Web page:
Customer reviews are the backbone of sites like Amazon (where they have turned into a platform for some of the most inspired comedic writing on the Internet), but it can be difficult for smaller retailers to convince shoppers to leave feedback. Orankl, a Y Combinator-backed startup, wants to give all e-commerce businesses the same tools as their larger rivals.
The company’s first product is a review system that can be installed with one click on supported platforms like Shopify or by copying-and-pasting a few lines of code. Feedback forms automatically match the style of each site and the system generates emails that remind customers to leave a review. The startup says some of the sites that have already installed its review system have increased sales by 15% to 20%.
The review system is part of a “broader vision” for Orankl, says co-founder João Batalha. The company has already launched an email marketing platform and is working on a recommendation engine.
All four members of Orankl’s founding team–brothers João and Luís Batalha, Micael Oliveira, and Craig Kochis–met while studying at MIT. After graduating, João Batalha and Kochis worked at social commerce site Lockerz, where they saw the importance of reviews in driving user engagement and sales.
“A lot of people don’t realize how important reviews are. Amazon puts a lot of effort into things like Amazon Vine, where they give out things for people to review. They get around 35 reviews per second and it drives a lot of sales,” says Batalha.
The massive number of reviews on Amazon means that shoppers often make it their first destination while researching a product. Of course, that makes them more inclined to order from the site, too, even if there are other online retailers that offer the same item for less.
Batalha says reviews benefit less well-known vendors by helping assure shoppers that their site is legitimate. It also gives sellers a chance to show off their customer service by addressing complaints in a public forum. Many of Orankl’s current clients manufacture their own products and use the review system to survey customers or message them privately.
One example of a smaller retailer that has successfully built a rich database of product reviews is headphone seller HeadRoom because its niche market of audiophiles are engaged and very opinionated.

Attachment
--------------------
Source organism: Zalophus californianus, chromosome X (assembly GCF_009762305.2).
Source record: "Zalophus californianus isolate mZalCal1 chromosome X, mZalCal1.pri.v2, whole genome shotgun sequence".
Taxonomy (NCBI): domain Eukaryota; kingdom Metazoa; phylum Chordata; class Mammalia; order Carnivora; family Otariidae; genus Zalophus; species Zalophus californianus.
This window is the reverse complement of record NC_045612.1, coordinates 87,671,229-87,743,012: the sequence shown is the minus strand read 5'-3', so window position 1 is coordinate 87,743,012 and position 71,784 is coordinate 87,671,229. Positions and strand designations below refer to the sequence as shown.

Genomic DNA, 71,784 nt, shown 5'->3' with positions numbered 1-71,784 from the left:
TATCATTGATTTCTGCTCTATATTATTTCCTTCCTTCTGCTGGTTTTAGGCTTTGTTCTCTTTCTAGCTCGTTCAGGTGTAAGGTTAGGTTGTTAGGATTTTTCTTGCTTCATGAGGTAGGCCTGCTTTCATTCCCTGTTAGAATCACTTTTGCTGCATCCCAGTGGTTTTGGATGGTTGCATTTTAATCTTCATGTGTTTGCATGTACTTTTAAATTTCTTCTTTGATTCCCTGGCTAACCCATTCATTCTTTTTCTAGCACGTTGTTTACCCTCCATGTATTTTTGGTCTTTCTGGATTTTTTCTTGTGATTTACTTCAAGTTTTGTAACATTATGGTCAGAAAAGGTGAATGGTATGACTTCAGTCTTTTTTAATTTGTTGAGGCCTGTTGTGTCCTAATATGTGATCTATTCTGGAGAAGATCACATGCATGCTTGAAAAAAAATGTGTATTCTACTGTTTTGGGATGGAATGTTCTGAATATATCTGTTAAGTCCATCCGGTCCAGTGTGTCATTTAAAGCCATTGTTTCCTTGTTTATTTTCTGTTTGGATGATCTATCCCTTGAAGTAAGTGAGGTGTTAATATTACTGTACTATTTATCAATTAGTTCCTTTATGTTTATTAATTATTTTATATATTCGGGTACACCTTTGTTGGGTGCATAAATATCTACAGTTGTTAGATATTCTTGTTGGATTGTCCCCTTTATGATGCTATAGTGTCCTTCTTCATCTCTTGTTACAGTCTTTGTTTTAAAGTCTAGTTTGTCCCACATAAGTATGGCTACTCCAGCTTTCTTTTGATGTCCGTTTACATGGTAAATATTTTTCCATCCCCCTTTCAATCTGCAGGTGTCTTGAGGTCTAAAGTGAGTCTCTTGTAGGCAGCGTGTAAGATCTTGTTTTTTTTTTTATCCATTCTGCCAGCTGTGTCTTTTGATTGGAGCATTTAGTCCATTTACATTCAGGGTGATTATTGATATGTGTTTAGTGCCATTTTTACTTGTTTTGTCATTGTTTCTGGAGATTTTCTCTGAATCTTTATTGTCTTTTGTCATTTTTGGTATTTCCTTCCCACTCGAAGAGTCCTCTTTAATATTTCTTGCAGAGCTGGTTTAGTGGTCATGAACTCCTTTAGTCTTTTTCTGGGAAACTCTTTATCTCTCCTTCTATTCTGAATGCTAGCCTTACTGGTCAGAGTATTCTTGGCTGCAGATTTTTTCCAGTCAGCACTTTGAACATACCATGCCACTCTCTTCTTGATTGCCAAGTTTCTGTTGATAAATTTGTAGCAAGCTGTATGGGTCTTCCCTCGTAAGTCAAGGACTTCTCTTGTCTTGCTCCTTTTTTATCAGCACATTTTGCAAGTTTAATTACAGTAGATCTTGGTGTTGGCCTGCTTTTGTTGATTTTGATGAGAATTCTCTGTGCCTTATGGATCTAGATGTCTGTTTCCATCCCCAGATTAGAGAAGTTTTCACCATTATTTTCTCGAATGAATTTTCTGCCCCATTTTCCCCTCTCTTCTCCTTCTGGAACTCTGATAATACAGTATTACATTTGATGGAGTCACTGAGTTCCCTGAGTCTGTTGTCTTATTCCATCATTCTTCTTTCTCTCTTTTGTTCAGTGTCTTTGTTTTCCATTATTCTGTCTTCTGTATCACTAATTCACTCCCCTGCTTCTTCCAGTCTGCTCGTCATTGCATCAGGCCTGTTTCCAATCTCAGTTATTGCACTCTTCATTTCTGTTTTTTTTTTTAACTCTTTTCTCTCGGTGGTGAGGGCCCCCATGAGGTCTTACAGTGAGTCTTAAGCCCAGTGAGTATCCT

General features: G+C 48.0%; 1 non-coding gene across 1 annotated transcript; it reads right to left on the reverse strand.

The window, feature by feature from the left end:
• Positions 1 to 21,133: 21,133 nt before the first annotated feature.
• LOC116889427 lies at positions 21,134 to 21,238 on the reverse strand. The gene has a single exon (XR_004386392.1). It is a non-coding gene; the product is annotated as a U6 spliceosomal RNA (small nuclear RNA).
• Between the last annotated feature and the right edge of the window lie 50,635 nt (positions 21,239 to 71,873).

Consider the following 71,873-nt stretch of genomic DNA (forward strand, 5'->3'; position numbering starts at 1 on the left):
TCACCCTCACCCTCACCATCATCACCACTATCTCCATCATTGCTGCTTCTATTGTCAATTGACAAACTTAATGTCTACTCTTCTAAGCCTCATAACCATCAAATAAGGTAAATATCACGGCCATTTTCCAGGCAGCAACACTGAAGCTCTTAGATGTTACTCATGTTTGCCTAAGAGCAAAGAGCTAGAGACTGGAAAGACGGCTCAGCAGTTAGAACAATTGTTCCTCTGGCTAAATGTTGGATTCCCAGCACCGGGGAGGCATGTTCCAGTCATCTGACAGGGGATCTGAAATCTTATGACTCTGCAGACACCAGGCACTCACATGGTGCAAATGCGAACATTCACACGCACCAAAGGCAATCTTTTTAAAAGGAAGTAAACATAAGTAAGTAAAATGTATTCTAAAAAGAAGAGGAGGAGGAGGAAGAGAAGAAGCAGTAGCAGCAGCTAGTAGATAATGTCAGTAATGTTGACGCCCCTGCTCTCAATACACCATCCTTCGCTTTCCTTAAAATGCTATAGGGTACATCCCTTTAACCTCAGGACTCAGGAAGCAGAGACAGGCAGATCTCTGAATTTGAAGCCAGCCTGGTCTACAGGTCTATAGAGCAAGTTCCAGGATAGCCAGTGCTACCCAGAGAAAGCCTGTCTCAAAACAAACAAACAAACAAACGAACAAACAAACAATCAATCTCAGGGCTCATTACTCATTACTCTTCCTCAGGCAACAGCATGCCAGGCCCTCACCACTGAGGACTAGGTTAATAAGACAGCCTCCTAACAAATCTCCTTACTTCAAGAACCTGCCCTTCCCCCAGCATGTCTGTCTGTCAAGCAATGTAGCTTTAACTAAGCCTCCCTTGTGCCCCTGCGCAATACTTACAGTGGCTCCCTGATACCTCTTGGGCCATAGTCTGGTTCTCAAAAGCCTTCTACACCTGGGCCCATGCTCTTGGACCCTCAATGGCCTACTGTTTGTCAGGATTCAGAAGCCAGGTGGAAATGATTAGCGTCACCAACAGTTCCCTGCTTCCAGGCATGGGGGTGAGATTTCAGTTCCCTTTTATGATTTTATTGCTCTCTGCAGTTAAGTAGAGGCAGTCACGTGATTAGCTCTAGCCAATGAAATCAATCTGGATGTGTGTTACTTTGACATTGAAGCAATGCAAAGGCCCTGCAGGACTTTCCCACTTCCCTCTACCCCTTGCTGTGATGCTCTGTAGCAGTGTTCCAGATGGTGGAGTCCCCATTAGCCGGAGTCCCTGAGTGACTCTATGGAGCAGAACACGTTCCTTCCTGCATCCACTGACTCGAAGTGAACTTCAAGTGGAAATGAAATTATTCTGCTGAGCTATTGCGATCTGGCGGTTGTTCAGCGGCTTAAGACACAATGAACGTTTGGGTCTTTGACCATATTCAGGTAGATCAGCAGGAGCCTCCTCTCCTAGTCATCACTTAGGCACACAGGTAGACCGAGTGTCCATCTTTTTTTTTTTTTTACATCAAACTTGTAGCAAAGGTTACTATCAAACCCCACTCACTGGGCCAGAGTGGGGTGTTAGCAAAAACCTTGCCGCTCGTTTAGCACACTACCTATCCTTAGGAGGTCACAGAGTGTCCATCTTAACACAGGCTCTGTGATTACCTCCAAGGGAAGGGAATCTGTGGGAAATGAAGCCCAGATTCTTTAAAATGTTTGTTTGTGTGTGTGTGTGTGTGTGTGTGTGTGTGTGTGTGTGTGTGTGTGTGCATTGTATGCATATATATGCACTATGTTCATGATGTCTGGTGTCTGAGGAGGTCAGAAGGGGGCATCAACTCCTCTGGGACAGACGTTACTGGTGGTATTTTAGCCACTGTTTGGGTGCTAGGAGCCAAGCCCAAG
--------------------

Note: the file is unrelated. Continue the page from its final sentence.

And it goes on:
“They have a community of shoppers who are always there and leave reviews. Regardless of what kind of review system they use, users will leave an opinion,” says Batalha. “But to get an average person to leave a review, you need to optimize it.”
In order to get customers to leave reviews, many sites offer incentives like discounts or free shipping. Orankl’s goal, on the other hand, is to achieve a high conversion rate without costing retailers money.
The system automatically sends an email to customers soon after they receive an item. The startup originally embedded a review form in the message, but that didn’t work with all email clients. So they took out the form and replaced it with a star rating system. Once customers select a rating, Orankl takes them to a form on the retailer’s site where they are encouraged to write feedback.
Batalha says this one-click system has scored a 20% conversion rate. The startup also wants to develop better ways of organizing reviews, instead of just sorting them by rating, and find ways to move away from the standard five-star system.
Orankl focused on email marketing next because it can be much more effective than social media, but promotional emails that attract shoppers instead of getting tossed into spam are hard to write.
Orankl automatically creates and sends out emails with product recommendations based on data they collect across sites using their review system. It looks at when individual users are most likely to shop, what kind of products they look at, and what they ultimately purchase.
The startup’s next step is to build a recommendation system that will market items to shoppers based on their activity across all stores using Orankl’s e-commerce tools.
“There are strong network effects as we get more and more stores using our system, because the information we get for each user comes from a number of stores instead of just one,” says Batalha.